A voice that seems to speak to us from the heart of the Estonian forest, Mari Kalkun’s music is at once of a place and yet deeply personal. Rooted in ancient Estonian and Võru traditions and infused with the peculiar features of Estonia’s dialects and the traditional regilaul chant, her music resonates deep within us to touchspirits and souls – even when the language may be strange to us. Songs and musical arrangements that are sparse and stripped down allow emotion to surface and the song to breathe and reveal itself as something organic and real. Hers is an intimate music born of Baltic winter woods and icy landscapes and yet there is renewal, hope and celebration to be heard also. Mari’s voice speaks directly to us all and reminds us just how vast the soul of the singer can be and just how small our world really is. Kalkun is the accompanist of her own songs using mainly kannel (traditional Estonian zither), accordion, harmonium and various experimental instruments.
“Ilmamõtsan” (In the Wood of the World) is her third solo album and comes seven years after the critically acclaimed “Vihmakõnõ” (Dear Rain). However, Kalkun has not been idle. Quite the contrary: She gained a Master’s degree in traditional music singing from Estonian Academy of Theatre and Music, further advancing
her skills at the Sibelius Academy in Helsinki; she was nominated as the Best Estonian Singer at the country’s “Ethno Music Awards” (2013); formed an international band, Mari Kalkun & Runorun, with whom she released the album “Tii ilo”; and meanwhile became a mother. Mari Kalkun also recorded a full-length album for children in Võru language, moved back to her family home – an old farmhouse in South Estonia, which she renovated and equipped with a studio which looks out into nature. Following a tough period in her personal life, Kalkun started writing her own lyrics and dived deeper into her mother tongue Võru as well as the music business.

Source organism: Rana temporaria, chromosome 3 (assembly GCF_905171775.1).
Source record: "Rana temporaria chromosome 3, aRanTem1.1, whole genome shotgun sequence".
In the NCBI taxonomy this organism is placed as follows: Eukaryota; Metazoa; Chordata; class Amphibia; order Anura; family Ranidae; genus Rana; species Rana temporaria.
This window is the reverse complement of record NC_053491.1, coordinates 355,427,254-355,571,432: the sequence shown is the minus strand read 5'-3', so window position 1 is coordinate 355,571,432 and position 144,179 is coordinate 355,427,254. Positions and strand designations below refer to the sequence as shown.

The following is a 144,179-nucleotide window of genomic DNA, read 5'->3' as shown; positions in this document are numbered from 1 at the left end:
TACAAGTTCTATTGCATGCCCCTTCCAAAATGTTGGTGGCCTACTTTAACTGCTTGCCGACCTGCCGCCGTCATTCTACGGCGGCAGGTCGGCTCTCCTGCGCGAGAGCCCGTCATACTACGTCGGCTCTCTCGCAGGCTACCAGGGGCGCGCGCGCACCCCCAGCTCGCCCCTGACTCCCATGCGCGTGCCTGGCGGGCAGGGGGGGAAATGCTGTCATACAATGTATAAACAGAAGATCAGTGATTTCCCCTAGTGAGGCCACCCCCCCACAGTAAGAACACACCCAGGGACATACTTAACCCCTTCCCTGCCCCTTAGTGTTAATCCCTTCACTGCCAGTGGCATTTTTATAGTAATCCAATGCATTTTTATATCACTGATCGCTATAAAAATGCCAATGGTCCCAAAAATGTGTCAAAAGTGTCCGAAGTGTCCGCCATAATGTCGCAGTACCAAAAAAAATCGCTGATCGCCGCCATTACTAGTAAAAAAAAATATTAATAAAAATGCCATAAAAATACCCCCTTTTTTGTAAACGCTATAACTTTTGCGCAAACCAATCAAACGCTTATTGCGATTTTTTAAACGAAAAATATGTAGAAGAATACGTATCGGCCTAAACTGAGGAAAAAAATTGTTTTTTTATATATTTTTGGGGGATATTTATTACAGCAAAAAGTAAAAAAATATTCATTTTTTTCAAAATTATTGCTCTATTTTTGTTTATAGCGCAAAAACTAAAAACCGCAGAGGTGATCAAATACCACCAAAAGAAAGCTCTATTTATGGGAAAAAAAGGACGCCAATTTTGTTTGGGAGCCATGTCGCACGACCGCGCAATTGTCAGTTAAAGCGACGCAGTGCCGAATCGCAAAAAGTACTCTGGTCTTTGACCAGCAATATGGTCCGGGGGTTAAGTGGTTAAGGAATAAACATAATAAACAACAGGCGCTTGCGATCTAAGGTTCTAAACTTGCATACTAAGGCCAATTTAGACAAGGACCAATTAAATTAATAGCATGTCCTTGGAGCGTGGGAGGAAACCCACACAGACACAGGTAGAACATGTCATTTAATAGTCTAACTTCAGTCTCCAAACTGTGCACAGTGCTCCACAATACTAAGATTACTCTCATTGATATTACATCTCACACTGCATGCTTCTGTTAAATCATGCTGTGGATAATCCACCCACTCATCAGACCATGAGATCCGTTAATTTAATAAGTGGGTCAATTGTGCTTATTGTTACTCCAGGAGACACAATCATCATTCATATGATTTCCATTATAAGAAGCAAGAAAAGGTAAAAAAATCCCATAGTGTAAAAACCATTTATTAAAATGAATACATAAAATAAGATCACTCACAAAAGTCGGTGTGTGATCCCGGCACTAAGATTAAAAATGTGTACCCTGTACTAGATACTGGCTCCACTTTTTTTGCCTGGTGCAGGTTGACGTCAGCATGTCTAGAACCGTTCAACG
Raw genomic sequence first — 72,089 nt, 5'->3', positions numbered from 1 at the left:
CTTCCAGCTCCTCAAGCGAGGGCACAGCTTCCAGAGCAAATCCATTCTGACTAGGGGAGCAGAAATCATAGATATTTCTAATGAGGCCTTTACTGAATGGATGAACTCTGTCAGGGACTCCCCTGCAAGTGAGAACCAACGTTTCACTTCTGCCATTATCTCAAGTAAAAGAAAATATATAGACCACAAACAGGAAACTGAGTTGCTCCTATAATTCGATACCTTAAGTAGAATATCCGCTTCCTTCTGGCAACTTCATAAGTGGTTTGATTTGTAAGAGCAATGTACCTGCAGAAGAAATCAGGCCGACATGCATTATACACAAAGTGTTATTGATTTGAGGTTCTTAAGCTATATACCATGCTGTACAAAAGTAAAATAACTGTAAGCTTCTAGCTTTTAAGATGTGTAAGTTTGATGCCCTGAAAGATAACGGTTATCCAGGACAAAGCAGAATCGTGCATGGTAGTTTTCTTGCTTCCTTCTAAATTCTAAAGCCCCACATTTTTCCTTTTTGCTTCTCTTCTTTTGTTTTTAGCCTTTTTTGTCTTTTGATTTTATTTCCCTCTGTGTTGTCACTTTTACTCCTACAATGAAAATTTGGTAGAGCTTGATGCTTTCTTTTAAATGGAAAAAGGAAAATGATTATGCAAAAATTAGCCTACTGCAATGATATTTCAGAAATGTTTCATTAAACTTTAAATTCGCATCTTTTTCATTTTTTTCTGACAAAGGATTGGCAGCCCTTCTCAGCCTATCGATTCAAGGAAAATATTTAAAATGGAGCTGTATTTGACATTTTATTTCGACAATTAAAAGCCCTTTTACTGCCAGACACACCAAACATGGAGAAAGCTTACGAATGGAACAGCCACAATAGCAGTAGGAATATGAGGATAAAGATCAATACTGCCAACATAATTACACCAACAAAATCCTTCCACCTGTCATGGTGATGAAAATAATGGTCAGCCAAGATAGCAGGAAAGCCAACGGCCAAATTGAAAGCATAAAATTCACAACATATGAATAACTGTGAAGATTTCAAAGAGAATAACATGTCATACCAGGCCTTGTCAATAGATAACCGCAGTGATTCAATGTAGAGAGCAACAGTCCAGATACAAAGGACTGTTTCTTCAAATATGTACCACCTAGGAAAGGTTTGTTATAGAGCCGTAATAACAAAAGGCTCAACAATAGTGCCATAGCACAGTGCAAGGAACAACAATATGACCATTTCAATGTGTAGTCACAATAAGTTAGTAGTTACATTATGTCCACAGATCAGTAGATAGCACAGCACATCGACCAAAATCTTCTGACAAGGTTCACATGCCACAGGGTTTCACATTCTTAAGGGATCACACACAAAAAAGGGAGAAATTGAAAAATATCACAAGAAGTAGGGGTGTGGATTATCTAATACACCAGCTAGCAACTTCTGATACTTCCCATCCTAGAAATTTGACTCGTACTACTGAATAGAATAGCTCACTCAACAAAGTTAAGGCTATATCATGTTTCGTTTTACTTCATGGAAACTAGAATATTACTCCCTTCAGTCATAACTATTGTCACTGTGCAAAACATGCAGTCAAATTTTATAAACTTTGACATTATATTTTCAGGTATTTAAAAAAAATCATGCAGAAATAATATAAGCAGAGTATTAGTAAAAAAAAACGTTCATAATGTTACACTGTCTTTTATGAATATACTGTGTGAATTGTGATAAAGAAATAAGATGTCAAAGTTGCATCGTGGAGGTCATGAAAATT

Literally meaning “the world”, the title “Ilmamõtsan” comes from the Võru language, and as the songs of the album were written and recorded in her home studio in Võrumaa, South Estonia, surrounded by woods and hills, they have a strong connection to the forest. According to Kalkun, for many Estonians, the forest is a
spiritual place to find peace and to reflect and contemplate, not to mention the practical features for picking berries and gathering firewood.
Coming from that very rural place and travelling the world with her music, Kalkun has developed a keen interest in the issues affecting the planet and its people, the environment, indigenous people, globalization, etc. and so these topics have found their way into her songs. Just like the forest, the world is full of life and
darkness. “To keep my feet on the ground, my head in the song skies, I need to feel and know my roots,” Kalkun comments.
“Ilmamõtsan” is a very personal album, keeping a connection with the artist’s roots and her mother tongue and at the same time exploring the possibilities of voice and soundscapes, mindscapes. Most of the songs are dedicated to a particular friend or family member or were inspired by birthdays, funerals, weddings as well as the local stories. It reflects the human need to seek support from songs at the times when we need to order and settle our emotions.